Adjacency list An adjacency list is a collection of unordered lists, each of which describes the neighbors of a vertex in a graph. It may be implemented using other data structures, such as a hash table where the values are arrays of adjacent vertices. In other implementations, the vertices and edges are each stored as objects connected by pointers, similar to a multiply-linked list. An adjacency list can compute all neighbors of a vertex in constant time, proportional to the degree of the vertex (the dimensionality of the graph). However, it's inefficient for determining if an edge exists between two given vertices.
Adjacency matrix In an adjacency matrix, a multidimensional array uses boolean values (requiring only one bit) corresponding to the connectedness of vertices, which are indexed to the matrix rows and columns. In this structure, listing the neighbors of a vertex takes longer to compute, proportional to the total number of vertices. In addition, the structure requires more storage, growing exponentially with the total number of vertices. However, determining if an edge exists between two vertices is significantly faster than with an adjacency list.
Graph-structured stack A graph-structured stack is a data structure whose operations correlate to a traditional stack (a LIFO whose values can be pushed or popped), but the item connectedness of an acyclic graph. It has important uses in NLP (natural-language processing), specifically parsing ambiguous or non-deterministic grammars, such as those used by humans.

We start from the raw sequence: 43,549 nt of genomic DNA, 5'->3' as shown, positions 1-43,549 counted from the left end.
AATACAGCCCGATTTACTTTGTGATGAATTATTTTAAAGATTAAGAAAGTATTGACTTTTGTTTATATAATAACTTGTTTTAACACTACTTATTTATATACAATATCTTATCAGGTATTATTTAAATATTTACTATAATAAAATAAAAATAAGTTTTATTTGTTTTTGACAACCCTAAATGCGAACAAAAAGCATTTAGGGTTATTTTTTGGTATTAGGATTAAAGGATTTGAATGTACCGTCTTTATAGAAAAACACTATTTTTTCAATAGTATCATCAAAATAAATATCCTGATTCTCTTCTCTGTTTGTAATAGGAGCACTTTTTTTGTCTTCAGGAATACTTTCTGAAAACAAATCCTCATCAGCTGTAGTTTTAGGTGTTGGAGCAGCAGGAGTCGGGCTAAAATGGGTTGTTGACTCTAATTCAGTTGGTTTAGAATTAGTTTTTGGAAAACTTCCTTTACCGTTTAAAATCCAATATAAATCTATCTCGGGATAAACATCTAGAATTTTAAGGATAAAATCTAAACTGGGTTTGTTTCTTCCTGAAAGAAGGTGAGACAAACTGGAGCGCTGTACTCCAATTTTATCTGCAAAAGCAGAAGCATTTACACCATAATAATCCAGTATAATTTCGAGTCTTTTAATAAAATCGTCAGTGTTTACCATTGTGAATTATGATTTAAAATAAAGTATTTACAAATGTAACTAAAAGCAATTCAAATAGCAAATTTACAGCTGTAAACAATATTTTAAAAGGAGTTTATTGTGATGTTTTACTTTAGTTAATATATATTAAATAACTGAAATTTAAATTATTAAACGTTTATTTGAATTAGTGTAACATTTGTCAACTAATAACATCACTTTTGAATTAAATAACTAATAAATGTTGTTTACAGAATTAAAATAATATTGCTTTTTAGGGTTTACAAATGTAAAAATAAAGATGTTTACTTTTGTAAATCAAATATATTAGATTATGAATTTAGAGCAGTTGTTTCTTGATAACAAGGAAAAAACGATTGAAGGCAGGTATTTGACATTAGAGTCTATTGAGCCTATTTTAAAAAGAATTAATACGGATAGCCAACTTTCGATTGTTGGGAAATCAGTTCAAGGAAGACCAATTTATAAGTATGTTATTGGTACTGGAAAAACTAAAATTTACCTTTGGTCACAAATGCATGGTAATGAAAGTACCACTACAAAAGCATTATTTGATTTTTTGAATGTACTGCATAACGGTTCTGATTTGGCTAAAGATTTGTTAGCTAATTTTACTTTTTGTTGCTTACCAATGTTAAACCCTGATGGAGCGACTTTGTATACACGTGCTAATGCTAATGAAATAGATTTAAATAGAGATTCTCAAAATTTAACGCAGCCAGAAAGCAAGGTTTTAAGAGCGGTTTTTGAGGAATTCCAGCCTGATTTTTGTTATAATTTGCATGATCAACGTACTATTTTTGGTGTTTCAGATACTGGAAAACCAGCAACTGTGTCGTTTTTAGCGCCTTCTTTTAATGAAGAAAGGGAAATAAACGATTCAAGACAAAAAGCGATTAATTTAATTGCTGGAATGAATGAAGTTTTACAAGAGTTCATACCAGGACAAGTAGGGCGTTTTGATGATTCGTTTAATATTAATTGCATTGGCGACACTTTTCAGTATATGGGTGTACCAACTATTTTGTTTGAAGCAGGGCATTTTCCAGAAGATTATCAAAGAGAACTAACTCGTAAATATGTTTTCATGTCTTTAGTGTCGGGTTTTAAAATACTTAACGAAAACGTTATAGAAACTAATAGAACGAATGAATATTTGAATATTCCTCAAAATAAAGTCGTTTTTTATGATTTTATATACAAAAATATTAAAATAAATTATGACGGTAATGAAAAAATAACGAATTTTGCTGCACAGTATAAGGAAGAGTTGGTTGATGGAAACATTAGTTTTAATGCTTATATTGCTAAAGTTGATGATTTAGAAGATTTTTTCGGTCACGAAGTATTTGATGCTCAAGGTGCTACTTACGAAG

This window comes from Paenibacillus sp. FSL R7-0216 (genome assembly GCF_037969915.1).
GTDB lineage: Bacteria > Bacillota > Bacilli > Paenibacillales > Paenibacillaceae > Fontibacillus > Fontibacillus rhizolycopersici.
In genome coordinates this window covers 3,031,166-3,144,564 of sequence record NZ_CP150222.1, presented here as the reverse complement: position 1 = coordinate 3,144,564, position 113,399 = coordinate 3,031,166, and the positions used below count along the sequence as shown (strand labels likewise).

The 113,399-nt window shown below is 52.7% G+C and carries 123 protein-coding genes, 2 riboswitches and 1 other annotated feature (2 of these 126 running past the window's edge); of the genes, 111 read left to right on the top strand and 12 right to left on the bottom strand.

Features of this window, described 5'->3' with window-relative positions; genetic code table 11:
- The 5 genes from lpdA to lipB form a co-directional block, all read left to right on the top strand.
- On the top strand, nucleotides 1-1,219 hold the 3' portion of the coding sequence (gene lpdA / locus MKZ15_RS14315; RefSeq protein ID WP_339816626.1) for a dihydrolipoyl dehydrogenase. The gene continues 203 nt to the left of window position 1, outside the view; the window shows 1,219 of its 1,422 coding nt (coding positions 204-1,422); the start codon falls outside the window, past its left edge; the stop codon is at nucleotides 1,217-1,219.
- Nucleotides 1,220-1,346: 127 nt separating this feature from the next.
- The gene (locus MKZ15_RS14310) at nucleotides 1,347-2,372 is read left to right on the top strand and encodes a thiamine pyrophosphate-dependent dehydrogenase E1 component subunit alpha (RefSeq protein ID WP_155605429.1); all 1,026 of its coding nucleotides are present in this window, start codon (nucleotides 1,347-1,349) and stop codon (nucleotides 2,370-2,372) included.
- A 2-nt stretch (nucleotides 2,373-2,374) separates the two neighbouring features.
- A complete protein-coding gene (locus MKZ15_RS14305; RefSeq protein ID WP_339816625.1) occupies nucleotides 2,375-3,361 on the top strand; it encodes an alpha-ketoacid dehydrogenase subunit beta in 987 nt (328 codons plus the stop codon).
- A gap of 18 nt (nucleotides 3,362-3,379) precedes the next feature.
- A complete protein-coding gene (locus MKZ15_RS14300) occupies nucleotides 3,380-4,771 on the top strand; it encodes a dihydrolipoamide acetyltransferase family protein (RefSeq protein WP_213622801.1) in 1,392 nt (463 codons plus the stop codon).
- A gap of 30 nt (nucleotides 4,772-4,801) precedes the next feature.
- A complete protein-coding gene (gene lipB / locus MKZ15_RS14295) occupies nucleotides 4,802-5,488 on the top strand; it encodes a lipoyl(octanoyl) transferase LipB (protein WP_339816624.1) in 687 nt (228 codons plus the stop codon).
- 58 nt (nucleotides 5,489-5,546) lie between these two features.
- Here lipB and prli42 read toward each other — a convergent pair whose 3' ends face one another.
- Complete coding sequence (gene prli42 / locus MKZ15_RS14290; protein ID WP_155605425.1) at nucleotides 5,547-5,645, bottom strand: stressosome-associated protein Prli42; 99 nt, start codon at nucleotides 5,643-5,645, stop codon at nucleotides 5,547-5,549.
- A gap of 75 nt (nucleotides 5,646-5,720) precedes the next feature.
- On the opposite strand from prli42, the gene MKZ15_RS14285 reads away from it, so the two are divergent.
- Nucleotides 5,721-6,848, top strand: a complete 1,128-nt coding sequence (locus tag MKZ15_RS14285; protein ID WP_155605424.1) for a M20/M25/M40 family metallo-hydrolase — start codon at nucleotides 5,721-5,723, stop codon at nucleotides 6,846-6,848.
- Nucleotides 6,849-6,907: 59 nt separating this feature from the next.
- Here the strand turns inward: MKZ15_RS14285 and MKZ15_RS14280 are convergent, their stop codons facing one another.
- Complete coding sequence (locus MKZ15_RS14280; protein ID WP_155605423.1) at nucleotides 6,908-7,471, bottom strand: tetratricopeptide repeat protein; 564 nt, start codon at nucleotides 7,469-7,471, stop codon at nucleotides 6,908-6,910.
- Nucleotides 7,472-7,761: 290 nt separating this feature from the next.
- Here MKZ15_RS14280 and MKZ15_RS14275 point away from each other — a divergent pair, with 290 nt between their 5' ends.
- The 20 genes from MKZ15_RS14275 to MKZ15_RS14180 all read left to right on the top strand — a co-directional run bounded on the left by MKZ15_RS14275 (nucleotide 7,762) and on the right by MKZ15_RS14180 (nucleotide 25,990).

Hypergraph In a hypergraph, an edge can join any number of vertices. These special edges, called hyperedges, usually share cardinality (they are all connected to the same number of nodes). In a k-uniform hypergraph, all hyperedges are connected to k nodes. For example, a "2-uniform hypergraph" is the same as a traditional graph; in a 6-uniform hypergraph, each hyperedge connects to 6 nodes. Hypergraphs have a special definition of acyclicity, with special rules for what constitutes traversal of nodes in a cycle.

The mathematical properties of hypergraphs have gained attention with the advent of ML (machine learning), in applications such as recommendation systems and semi-supervised learning.
Scene graph A scene graph is a structure used in some vector graphics editors, 3D modeling software, and computer games. It can efficiently model a complex relationship of objects that are spatially related, representing a hierarchy of sequential modifications. For example, when multiple geometry effects are applied to a 3D modeling object, each sequential modification is based on the results of the previous changes. A sphere may be created as a NURBS (Non-Uniform Rational Basis Spline) object, modified by a bounding lattice, then converted to wireframe geometry so its individual vertices can be transformed. These modifications could be stored in a scene graph, so the final result of all transformations can be efficiently animated or rendered as single objects. Modifying any single step in the modification chain would not destroy the transformations occurring later in the sequence.